Modern covered passages appeared in European cities as early as the second half of the 19th century. The most famous are in Milan, Brussels, London, Vienna and Paris. Their original purpose was to create a space for the purchase of goods, various services, cafes and restaurants where visitors would be protected from bad weather. Originally, these were exclusively covered streets or extended gateways to palaces.
The golden era of covered passages began in the first half of the 20th century. Many beautiful passages were created in the Czech capital, especially in the area around Wenceslas Square and adjacent streets, and also in an area of streets and squares around the Old Town of Prague, where the former fortifications were replaced by luxury shopping avenues.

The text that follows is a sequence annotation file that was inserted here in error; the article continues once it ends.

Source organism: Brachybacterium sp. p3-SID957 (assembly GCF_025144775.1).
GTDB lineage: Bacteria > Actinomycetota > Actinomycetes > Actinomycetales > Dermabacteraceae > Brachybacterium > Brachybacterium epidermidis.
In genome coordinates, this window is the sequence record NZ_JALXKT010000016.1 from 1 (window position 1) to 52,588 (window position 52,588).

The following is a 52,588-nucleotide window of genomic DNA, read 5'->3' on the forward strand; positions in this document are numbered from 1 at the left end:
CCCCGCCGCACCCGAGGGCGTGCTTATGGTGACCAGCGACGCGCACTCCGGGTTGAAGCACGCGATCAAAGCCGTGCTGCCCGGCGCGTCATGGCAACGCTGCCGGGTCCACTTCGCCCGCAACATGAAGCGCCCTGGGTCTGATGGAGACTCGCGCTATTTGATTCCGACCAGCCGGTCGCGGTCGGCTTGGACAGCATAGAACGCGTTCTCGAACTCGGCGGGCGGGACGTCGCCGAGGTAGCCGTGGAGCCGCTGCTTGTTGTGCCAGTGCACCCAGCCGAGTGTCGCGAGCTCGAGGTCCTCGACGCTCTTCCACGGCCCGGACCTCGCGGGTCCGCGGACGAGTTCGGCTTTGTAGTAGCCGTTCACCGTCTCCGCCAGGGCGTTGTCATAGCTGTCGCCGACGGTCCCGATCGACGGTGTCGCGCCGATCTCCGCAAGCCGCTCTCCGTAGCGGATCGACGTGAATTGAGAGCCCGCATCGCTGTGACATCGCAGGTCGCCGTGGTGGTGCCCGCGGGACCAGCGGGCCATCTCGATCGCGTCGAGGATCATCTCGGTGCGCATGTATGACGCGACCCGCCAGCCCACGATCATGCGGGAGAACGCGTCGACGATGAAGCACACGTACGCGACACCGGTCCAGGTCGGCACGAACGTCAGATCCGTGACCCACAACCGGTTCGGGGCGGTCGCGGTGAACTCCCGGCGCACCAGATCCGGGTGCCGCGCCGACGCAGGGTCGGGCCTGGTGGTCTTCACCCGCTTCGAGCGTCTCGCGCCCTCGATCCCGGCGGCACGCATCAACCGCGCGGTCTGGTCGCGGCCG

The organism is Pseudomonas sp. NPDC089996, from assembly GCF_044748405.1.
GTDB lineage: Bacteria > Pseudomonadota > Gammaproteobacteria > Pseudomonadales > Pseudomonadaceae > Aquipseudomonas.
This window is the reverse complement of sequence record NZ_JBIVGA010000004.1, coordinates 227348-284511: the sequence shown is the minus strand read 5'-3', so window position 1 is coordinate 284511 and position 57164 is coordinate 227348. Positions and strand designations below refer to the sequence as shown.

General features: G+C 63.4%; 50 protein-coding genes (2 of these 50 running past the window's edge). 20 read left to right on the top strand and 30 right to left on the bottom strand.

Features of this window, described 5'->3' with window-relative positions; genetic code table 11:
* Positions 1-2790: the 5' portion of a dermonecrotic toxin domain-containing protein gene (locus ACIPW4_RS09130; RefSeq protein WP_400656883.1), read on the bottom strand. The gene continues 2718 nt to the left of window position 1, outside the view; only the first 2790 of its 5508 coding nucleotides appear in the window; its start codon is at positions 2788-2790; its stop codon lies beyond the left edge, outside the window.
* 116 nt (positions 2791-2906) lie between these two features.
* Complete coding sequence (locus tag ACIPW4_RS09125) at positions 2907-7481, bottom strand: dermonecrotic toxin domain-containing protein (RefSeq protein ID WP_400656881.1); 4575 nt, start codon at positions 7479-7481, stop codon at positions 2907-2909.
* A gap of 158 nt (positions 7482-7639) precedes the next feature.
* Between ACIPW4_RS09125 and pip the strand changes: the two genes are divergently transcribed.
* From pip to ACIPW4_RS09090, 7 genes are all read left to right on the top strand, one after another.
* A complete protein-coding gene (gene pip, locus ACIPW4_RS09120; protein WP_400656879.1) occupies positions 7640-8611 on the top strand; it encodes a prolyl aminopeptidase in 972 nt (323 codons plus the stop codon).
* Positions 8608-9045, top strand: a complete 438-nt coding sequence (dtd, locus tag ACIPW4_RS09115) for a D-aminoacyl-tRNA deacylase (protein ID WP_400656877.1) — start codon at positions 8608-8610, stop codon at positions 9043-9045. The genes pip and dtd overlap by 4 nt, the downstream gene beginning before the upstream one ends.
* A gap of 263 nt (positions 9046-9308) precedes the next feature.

Important architects of the time, such as Osvald Polívka, Pavel Janák, Josef Gočár, Oldřich Tyl, Ludvík Kysela and others, took part in projecting these passages. Unfortunately, many covered passages did not survive until today and have either disappeared completely or are in a derelict state waiting for their reconstruction. On the contrary, some brand-new passages were built after several decades. The ‘Phenomenon of Prague Passages’ exhibition will allow you to visit these places via photographs and get to know what the passages of Prague looked like in the past and where their future lies.
The exhibition is open until the 20th of November 2020 in the Gallery on the seventh floor of the Securitas Palace at Vodičkova 18, Prague 1. Opening times are Mondays and Wednesdays from 8am to 6pm.